SMP Seminar Series - Semester 2, Week 10

This week, Dr Daniel Skorich presents.

schedule Date & time
12 Oct 2023 4:00pm

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Presentation 1: “Why (and How) are We Conscious? Cooperation Between Neural Signals and the Emergence of Consciousness as a Symbolic Phenotype”

Presenter:  Dr Daniel Skorich is a Lecturer in the School of Medicine and Psychology at the Australian National University, and a former Postdoctoral Research Fellow and Lecturer in the School of Psychology at the University of Queensland. Daniel’s research interests are broadly in the domain of social cognition and social psychology, with offshoots in clinical psychology, health psychology, and computational theories of mind. His PhD research challenged existing cognitive resource-focused accounts of stereotyping and impression formation. Since completing his PhD, Daniel has developed a new model of autism – the Integrated Self-Categorization model of Autism – which brings together the disparate cognitive-perceptual and social-communicative aspects of the condition under a single explanatory framework. His current research includes the development of a dynamic model of individual and group-level face perception; a multinomial processing tree model of self-categorization in the who-said-what paradigm; and – the focus of Daniel’s School seminar – an attempt at answering the “why” (and “how”) question(s) of consciousness. Daniel is also writing a book with Dr Ken Mavor – Person as Category Theory: Rethinking the Nature of the Personal Self (Routledge, 2024) – which provides an integrated account of person and group processing across a wide variety of domains and, among other things, introduces a new model of impression formation and stereotype formation.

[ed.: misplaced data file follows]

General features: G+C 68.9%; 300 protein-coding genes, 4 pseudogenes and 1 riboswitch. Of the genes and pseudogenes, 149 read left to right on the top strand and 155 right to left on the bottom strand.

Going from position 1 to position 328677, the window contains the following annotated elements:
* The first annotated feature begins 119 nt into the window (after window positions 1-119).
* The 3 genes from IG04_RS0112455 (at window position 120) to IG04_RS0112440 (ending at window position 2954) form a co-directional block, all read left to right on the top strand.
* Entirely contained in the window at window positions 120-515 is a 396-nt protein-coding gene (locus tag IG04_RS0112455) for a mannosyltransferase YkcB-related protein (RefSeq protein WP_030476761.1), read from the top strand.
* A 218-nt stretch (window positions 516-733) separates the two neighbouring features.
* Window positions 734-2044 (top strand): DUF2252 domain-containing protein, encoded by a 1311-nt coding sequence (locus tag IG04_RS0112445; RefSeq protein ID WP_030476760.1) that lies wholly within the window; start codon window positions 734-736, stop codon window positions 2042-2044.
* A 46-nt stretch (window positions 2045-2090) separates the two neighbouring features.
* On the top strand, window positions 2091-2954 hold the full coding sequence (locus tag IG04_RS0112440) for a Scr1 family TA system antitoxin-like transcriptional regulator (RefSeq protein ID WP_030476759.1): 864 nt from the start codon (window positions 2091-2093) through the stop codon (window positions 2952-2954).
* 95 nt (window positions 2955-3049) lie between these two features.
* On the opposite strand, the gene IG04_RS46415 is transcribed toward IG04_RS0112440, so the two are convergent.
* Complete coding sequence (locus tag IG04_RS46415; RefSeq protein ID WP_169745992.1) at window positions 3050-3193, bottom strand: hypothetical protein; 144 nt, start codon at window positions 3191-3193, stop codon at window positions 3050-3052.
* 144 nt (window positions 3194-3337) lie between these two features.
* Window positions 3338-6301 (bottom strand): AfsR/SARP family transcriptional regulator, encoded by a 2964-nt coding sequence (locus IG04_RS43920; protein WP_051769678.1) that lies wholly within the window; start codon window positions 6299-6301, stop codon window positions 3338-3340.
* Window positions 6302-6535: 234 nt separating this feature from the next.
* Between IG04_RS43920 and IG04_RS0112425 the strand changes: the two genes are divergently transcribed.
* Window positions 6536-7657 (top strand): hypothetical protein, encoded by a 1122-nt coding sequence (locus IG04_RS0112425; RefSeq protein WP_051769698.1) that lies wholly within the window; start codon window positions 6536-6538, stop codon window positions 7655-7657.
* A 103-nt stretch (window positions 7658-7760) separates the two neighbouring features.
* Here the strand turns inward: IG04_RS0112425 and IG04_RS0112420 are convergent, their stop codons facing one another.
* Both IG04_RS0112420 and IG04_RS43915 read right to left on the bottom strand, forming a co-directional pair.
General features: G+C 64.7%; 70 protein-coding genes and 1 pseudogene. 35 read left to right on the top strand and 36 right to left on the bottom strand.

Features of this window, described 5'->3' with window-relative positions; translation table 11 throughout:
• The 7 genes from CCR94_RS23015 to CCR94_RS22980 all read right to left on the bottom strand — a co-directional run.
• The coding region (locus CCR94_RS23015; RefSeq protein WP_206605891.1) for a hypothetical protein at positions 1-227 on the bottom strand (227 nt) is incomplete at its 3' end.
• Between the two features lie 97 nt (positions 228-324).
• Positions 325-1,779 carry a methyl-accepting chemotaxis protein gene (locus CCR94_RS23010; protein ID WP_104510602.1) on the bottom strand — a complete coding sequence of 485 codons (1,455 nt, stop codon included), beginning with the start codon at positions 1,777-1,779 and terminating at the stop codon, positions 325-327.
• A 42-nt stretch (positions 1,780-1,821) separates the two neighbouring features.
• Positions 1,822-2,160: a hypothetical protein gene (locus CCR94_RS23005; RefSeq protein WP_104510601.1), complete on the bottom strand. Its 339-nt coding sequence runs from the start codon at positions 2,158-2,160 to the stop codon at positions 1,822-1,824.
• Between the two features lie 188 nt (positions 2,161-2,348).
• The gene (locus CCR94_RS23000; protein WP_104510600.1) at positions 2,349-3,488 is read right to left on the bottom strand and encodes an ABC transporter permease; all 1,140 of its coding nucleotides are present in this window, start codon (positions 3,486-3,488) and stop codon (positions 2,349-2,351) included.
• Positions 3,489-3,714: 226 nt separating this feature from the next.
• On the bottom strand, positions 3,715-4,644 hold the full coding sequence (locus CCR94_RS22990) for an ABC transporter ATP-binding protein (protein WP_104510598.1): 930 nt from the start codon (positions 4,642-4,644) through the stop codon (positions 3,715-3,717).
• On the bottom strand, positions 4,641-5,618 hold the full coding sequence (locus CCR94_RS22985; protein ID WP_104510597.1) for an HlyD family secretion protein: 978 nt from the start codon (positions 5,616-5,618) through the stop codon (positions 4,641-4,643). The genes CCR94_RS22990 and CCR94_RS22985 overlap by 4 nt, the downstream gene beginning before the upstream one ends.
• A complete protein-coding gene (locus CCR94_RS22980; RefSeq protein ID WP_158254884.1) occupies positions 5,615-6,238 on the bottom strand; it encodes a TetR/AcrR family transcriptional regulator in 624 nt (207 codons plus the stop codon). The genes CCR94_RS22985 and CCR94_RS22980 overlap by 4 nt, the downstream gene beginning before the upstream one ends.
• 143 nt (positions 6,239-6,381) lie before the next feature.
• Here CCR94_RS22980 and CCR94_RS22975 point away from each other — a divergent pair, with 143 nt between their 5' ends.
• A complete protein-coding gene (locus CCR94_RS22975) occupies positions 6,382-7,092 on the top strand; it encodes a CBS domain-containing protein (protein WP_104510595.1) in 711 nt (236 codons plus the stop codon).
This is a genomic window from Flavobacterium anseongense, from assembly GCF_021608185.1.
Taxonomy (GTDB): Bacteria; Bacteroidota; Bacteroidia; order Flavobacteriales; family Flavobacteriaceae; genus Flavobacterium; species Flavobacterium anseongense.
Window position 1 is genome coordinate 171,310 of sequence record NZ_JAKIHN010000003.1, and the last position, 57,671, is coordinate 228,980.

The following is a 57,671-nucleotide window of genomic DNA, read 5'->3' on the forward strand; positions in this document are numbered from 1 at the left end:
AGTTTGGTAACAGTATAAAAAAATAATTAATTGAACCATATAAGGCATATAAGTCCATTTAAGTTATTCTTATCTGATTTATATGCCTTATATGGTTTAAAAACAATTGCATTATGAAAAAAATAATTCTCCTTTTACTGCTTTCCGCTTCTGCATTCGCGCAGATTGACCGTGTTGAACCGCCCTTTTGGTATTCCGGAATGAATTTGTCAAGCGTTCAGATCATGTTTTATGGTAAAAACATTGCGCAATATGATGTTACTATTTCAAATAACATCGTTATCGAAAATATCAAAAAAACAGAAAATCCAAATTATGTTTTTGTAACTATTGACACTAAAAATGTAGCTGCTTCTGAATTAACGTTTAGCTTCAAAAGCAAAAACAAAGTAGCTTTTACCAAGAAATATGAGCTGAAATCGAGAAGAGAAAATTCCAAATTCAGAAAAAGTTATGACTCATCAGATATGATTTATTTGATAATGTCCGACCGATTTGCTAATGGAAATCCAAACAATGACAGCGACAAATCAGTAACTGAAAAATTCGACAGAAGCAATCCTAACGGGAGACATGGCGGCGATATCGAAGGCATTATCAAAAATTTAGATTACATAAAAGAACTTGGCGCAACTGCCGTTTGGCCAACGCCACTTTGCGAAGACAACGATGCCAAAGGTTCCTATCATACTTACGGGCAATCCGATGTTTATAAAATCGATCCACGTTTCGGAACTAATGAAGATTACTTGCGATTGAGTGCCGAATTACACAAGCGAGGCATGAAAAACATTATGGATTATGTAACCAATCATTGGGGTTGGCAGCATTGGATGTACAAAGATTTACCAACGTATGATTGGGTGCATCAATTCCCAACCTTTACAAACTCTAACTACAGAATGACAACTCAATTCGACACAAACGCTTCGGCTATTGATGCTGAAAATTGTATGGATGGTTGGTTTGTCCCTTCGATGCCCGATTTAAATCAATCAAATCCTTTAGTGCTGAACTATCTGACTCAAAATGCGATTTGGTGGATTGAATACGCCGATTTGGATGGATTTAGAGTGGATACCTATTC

Abstract: A resolution to the hard problem of consciousness (Chalmers, 1995) – that is, the problem of why and how it is that there is something it is like to be conscious – remains elusive. In this talk, I will propose a novel framework for understanding the “why” aspect of the hard problem, from which I will derive a tentative answer to the “how” aspect. I will first draw an analogy between information transmission in neural systems and cross-generational information transmission in biological replicators. I will argue that there is an equivalent “why” question for biological replicators – why do biological replicators go to all the trouble of creating complex phenotypes? – and an equivalent “how” question – how do biological replicators create complex phenotypes? I will then discuss the answers to these questions provided by Szathmary and Maynard-Smith (1995; Maynard-Smith & Szathmary, 1997; Szathmary, 2015) in their work on major evolutionary transitions and I will argue that these answers can be extended by analogy to the hard problem of consciousness. Specifically, I will suggest that the subjective, holistic, irreducible nature of qualitative experience emerges from a tendency for neural signals to produce higher-order informational structure – what I will refer to as a “symbolic phenotype” – through a form of “cooperation”. In order to establish this argument, I will show that, just like biological replicators, neural signals: (1) compete within populations; (2) have changed with regard to the way in which they store, use, and transmit information; (3) are subject to emergent regulatory processes and central control; (4) are hierarchically organised; and (5) are plausibly able to overcome competition between them via a process of “Stochastic Correction” (Szathmary & Demeter, 1987). Finally, having proposed an answer to the “why” aspect of the hard problem of consciousness, I will then attempt to show that one of the major evolutionary transitions in particular – that from simple chemical replicators to the genetic code – might provide a promising avenue for understanding the “how” aspect of the hard problem of consciousness. 


Peter Baume Building 42A Level 2, Room 2.01, University Avenue ANU (In-person attendance is strongly encouraged).

Zoom Link details:|Meeting ID: 895 7416 4138|Password: 933873


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